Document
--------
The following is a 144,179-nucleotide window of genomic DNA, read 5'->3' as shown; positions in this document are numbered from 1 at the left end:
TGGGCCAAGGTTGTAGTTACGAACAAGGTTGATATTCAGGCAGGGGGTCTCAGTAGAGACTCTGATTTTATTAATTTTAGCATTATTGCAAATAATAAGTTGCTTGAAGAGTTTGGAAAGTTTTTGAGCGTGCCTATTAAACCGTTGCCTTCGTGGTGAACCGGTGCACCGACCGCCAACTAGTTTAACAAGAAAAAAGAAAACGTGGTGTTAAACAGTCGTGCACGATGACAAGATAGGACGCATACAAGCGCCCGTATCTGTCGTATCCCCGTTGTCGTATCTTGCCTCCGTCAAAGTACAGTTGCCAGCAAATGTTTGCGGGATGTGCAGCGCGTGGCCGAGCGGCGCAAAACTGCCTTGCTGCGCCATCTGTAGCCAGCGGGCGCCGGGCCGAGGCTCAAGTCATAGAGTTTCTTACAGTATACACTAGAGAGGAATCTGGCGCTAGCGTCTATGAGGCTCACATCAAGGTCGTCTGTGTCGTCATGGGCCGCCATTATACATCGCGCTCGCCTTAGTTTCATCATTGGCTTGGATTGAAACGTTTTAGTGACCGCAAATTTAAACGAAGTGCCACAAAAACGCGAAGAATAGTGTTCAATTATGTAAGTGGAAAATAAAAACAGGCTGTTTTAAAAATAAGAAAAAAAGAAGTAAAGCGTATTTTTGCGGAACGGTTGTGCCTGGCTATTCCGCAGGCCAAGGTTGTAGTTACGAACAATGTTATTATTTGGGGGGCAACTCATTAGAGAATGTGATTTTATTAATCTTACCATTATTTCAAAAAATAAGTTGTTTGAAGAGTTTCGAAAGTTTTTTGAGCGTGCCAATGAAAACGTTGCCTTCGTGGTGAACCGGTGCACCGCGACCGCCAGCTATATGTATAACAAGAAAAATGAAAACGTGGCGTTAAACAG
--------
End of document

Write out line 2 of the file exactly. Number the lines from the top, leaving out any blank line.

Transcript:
TGGGCCAAGGTTGTAGTTACGAACAAGGTTGATATTCAGGCAGGGGGTCTCAGTAGAGACTCTGATTTTATTAATTTTAGCATTATTGCAAATAATAAGTTGCTTGAAGAGTTTGGAAAGTTTTTGAGCGTGCCTATTAAACCGTTGCCTTCGTGGTGAACCGGTGCACCGACCGCCAACTAGTTTAACAAGAAAAAAGAAAACGTGGTGTTAAACAGTCGTGCACGATGACAAGATAGGACGCATACAAGCGCCCGTATCTGTCGTATCCCCGTTGTCGTATCTTGCCTCCGTCAAAGTACAGTTGCCAGCAAATGTTTGCGGGATGTGCAGCGCGTGGCCGAGCGGCGCAAAACTGCCTTGCTGCGCCATCTGTAGCCAGCGGGCGCCGGGCCGAGGCTCAAGTCATAGAGTTTCTTACAGTATACACTAGAGAGGAATCTGGCGCTAGCGTCTATGAGGCTCACATCAAGGTCGTCTGTGTCGTCATGGGCCGCCATTATACATCGCGCTCGCCTTAGTTTCATCATTGGCTTGGATTGAAACGTTTTAGTGACCGCAAATTTAAACGAAGTGCCACAAAAACGCGAAGAATAGTGTTCAATTATGTAAGTGGAAAATAAAAACAGGCTGTTTTAAAAATAAGAAAAAAAGAAGTAAAGCGTATTTTTGCGGAACGGTTGTGCCTGGCTATTCCGCAGGCCAAGGTTGTAGTTACGAACAATGTTATTATTTGGGGGGCAACTCATTAGAGAATGTGATTTTATTAATCTTACCATTATTTCAAAAAATAAGTTGTTTGAAGAGTTTCGAAAGTTTTTTGAGCGTGCCAATGAAAACGTTGCCTTCGTGGTGAACCGGTGCACCGCGACCGCCAGCTATATGTATAACAAGAAAAATGAAAACGTGGCGTTAAACAG